I would love a place I could post questions related to events in general. One central spot is great without having to go to a separate site that deals only with social media questions, or another site that deals with logistics and yet another site that focuses on attendee marketing and then one for exhibitor marketing. Twitter is great but it’s a crap shoot if someone who has the answer sees your question whiz past.

    I also think this gives those wanting to participate more control over their time investment. I would definitely be willing to help out as it seems to me I would not have to be “on call” every moment of the day therefore not hindering my overall productivity. I would be happy to invest an hour or so contributing if I could set aside the time and look thru questions I may have answers to.

    Likewise I would love if I could post a question of my own on there and get the help I needed. Sometimes you need a quick referral or a simple question answered. Actually often times you need this…at least I do.

    Marketing Profs has an interesting Knowledge Base where people can pose questions and participants get points for answering. Redeemable for Marketing Profs webinars, seminars, etc. Perhaps this is a bit too much to take on in the beginning but it is an interesting case study none the less.

    I can see how some vendors might bristle at this idea…too much free advice not enough ROI. I’ve had trouble with this myself but it can also be managed. But I’m sure there are many event professionals out there who are not vendors that would love to pass on some words of wisdom to fellow professionals.

    Sign me up!

    1. Traci, thank you for your comprehensive and positive response to this post! As you probably gathered, I’m in complete agreement with you. There’s no reason why eventprofsanswers.com couldn’t be a one-stop shopping site for answers and support for professionals in the events industry.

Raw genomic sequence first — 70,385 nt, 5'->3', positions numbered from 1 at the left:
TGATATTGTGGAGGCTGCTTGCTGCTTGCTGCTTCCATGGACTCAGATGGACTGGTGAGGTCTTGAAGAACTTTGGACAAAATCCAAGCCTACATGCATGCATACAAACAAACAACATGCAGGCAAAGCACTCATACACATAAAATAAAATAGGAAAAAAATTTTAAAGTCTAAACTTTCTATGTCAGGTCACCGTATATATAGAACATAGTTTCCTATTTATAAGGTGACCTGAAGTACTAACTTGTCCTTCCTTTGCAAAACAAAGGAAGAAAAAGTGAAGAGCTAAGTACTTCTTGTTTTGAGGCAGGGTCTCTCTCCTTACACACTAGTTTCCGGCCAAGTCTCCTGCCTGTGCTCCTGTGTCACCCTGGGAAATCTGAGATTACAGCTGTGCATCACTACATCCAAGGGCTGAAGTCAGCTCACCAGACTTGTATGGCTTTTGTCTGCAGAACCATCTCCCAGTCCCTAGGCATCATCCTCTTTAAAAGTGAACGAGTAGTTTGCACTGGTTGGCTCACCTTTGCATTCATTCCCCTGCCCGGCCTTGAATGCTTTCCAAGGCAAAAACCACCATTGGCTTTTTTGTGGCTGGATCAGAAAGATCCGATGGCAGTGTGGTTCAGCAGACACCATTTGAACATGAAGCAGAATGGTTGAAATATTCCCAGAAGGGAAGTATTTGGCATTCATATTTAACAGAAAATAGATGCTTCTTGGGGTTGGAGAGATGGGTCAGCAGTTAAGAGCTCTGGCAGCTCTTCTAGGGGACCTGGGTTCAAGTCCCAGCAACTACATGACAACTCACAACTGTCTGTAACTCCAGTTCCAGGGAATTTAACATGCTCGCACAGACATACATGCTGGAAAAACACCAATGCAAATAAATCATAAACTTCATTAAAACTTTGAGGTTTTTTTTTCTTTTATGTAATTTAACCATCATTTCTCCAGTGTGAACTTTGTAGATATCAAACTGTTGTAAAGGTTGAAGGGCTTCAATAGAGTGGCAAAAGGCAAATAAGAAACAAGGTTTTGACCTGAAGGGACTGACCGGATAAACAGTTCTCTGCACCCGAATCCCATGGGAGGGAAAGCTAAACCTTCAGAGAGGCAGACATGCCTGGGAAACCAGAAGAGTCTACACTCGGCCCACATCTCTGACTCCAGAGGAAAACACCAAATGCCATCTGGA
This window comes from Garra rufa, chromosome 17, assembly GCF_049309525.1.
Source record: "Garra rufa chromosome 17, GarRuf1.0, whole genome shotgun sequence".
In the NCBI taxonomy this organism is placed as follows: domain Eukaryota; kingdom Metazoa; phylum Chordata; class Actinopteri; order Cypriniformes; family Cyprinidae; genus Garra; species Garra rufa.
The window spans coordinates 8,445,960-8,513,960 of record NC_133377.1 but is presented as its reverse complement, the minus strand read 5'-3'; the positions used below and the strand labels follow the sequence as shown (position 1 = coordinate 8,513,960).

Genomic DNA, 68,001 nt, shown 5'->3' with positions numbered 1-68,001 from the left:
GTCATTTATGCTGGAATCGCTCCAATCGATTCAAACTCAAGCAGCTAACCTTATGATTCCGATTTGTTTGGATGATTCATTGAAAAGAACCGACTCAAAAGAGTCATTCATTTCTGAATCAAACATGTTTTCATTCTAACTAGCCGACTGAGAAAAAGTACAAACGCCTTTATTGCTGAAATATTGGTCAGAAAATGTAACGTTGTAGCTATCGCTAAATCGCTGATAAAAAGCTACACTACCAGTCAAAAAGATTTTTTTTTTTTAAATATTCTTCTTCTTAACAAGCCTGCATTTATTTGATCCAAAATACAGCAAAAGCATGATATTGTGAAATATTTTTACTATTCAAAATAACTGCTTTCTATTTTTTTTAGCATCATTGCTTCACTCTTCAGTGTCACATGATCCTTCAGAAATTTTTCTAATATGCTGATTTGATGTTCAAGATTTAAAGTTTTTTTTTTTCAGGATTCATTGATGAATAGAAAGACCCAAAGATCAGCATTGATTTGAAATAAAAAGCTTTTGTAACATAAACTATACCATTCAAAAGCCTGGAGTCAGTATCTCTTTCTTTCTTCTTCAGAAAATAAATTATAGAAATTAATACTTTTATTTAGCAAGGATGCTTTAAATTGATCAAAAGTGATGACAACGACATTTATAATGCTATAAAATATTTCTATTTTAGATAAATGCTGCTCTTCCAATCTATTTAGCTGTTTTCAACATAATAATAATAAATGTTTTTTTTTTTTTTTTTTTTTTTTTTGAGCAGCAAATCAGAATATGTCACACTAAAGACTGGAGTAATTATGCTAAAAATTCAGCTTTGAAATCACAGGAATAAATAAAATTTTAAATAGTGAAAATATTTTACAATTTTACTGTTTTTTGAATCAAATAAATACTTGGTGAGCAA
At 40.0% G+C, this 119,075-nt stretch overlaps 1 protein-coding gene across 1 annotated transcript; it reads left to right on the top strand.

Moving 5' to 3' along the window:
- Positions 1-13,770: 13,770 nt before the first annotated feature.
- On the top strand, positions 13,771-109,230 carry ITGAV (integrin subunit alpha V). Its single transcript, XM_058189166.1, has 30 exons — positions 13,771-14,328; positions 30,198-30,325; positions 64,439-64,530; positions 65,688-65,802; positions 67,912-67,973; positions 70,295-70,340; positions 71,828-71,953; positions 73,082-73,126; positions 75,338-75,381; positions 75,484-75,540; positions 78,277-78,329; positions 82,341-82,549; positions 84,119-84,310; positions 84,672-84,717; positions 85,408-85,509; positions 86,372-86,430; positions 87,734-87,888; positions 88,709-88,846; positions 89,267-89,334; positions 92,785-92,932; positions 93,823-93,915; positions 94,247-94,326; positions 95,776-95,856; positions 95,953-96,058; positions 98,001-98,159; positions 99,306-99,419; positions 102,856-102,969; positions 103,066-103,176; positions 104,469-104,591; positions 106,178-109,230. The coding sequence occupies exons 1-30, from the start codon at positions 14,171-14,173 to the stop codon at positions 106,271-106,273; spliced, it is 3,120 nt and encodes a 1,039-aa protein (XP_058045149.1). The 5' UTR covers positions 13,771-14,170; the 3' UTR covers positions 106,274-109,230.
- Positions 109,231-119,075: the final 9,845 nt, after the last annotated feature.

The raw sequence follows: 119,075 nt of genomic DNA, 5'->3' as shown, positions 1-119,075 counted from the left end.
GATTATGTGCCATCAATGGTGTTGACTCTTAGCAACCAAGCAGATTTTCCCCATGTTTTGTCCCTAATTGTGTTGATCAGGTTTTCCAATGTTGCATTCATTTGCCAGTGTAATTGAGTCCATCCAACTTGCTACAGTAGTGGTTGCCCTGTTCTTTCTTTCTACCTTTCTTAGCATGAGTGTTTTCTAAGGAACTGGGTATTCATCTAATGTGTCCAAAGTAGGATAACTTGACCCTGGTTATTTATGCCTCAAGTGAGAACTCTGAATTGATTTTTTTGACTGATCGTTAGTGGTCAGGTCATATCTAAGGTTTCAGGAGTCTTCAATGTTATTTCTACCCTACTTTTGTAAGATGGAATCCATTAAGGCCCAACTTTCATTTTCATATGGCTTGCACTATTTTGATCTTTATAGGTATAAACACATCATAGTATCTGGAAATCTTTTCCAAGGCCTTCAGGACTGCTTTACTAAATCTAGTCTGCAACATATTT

And thank you for offering to be a part of making this service happen.

      Which brings us to the question “where do we go from here?” I have received quite a bit of private support for this approach, but have not heard from any national representatives of the professional associations. Perhaps they are not interested, perhaps they just haven’t read this blog. I think we should reach out to the relevant folks at PCMA, MPI, ISES etc. to check on their level of interest & involvement. If any readers have a personal connection to the right people, please let me know. Otherwise I’d welcome help doing this outreach.

      I’ll keep the skeleton website up and running while we do this research, and will post when I have more to report.

  2. Hi Adrian, Great point and I do believe there are already many resources to get questions asked. While I agree with Traci, it depends on the level of moderation to keep the pitches out. But here are some for consideration:
    * i-Meet – online group for meeting / event professionals and suppliers. Similar to a linkedin for our industry.
    * LinkedIn – the ones where I think they do a good job: Virtual Edge Forum*, Event Planning Professionals, PCMA, and TSNN.
    * Twitter – the various tweetchats out there

    Will there be one place for all of this content? That would be tough to say. Maybe the associations will be a great place to begin as the majority of folks will be congregated there.

    Cece

    * – I selfishly am a group manager with Virtual Edge and have to tried to keep the riff raff out and am starting to manage two groups for my company, with the goal to make it more useful versus spammy.

    1. Thanks, Ceci for your thoughts on these issues. I am increasingly skeptical of the likelihood that there will ever be “one place” for these questions and answers. Even Google has its Bing, and the event industry is so large, multifaceted, and fragmented. I think we are moving rapidly towards David Weinberger’s “Too Big To Know” world but without (yet) good tools to organize the growing knowledge, resources, and needs we have. Quora is a praiseworthy attempt to create a framework for what we are striving for, but it is still struggling to obtain the critical mass a successful system needs.

Leave a Reply

Your email address will not be published. Required fields are marked *